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NFL Draft prospect: Is Kevin Dodd a better fit for Lions than Shaq Lawson?

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Shaq Lawson is a popular pick for the Lions, but is his teammate Kevin Dodd a better option?

Gary A. Vasquez-USA TODAY Sports

As we inch closer to draft day, final mock drafts are popping up everywhere. A popular selection for the Detroit Lions with their 16th overall pick has been Clemson defensive end Shaq Lawson. It's easy to see why. Lawson is a physical beast of a man who manhandled offensive tackles all through college. Throughout draft season, Lawson has been touted as one of the nation's best defensive end prospects and a potential game-changing player. The Lions absolutely have a need for defensive end, so this appears to be a match made in heaven, right?

Well, hold on there. Because his teammate, Kevin Dodd, is slowly garnering attention in the media and is also considered a first-round prospect by most. Dodd actually landed with the Lions in more mocks in our latest Mock Draft Database than Lawson. Dodd is taking mock drafts by storm after coming out of nowhere in 2015. Though he's been stuck with the "one-year wonder" label, that hasn't seemed to have slowed his momentum toward becoming a first day prospect.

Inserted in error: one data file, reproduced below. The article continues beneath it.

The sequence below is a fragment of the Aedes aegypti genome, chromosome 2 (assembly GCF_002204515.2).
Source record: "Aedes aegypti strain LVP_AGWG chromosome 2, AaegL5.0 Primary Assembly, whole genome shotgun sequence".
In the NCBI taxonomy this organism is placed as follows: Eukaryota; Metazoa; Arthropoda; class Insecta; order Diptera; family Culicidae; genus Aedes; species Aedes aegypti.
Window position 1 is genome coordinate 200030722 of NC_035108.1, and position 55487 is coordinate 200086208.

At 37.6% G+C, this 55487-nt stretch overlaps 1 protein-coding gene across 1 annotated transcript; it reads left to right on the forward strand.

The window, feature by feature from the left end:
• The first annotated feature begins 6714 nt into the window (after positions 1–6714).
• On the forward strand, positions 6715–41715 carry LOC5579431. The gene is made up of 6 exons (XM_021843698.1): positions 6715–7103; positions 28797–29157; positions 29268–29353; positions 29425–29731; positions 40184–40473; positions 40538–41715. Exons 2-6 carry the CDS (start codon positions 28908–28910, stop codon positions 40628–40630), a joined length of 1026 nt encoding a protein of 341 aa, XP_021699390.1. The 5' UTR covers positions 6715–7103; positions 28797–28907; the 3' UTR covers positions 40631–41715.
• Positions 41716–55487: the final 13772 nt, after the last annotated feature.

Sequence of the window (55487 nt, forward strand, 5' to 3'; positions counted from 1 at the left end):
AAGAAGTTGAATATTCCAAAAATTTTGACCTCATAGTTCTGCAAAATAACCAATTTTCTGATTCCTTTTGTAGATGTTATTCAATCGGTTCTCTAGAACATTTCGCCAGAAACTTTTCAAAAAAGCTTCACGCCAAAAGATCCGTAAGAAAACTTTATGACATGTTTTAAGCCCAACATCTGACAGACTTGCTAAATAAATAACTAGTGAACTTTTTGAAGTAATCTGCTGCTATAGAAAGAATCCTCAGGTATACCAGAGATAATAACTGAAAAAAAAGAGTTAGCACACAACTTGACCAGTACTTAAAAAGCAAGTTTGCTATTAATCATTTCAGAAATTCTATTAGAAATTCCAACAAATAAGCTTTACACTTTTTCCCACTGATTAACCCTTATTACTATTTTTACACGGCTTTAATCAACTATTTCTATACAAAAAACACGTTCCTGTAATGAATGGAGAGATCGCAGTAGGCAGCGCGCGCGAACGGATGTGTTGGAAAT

So has Dodd overcome Lawson on draft boards? Is he a better fit in Detroit? Let's take a closer look at the two.

Two different kinds of players

With Lawson and Dodd, you are not getting the same kind of defensive ends. Lawson is a premier pass rusher and uses his gifted physical attributes to beat his opposing lineman into submission. He's also a decent run-stopper, but he will earn his money in the NFL with sacks and quarterback pressures. He's a little smaller than Dodd, but he's also a lot more explosive.

Dodd, on the other hand, has lined up on the left side exclusively in college. He is an excellent gap-shooter and made a living out of disrupting running plays in the backfield. His most notable performance was in the 2015 National Championship game, in which he tallied five tackles for loss and three sacks.

Advantage: Dodd. While you can never have too many pass-rushers, the Lions already have their right defensive end in Ezekiel Ansah. Dodd can take over Jason Jones' role on the left side and give the Lions some much-needed run defense.

Proven production

Though the two players had a similar route to Clemson (both attended Hargrave Military Academy after high school), their careers in college couldn't be more different. Lawson blew up his freshman year, earning second-team freshman All-American honors by CollegeFootballNews.com, amassing 10 tackles for loss in his first season at Clemson. His production only went up from there, eventually landing on the All-ACC first team in 2015.

Dodd, on the other hand, was completely off the radar until last year. He came into the 2015 season with just 20 total tackles to his name. However, his junior year at Clemson was a monster one. By the season's end, Dodd was second in the nation with 23.5 tackles for loss and ranked fifth in sacks (12).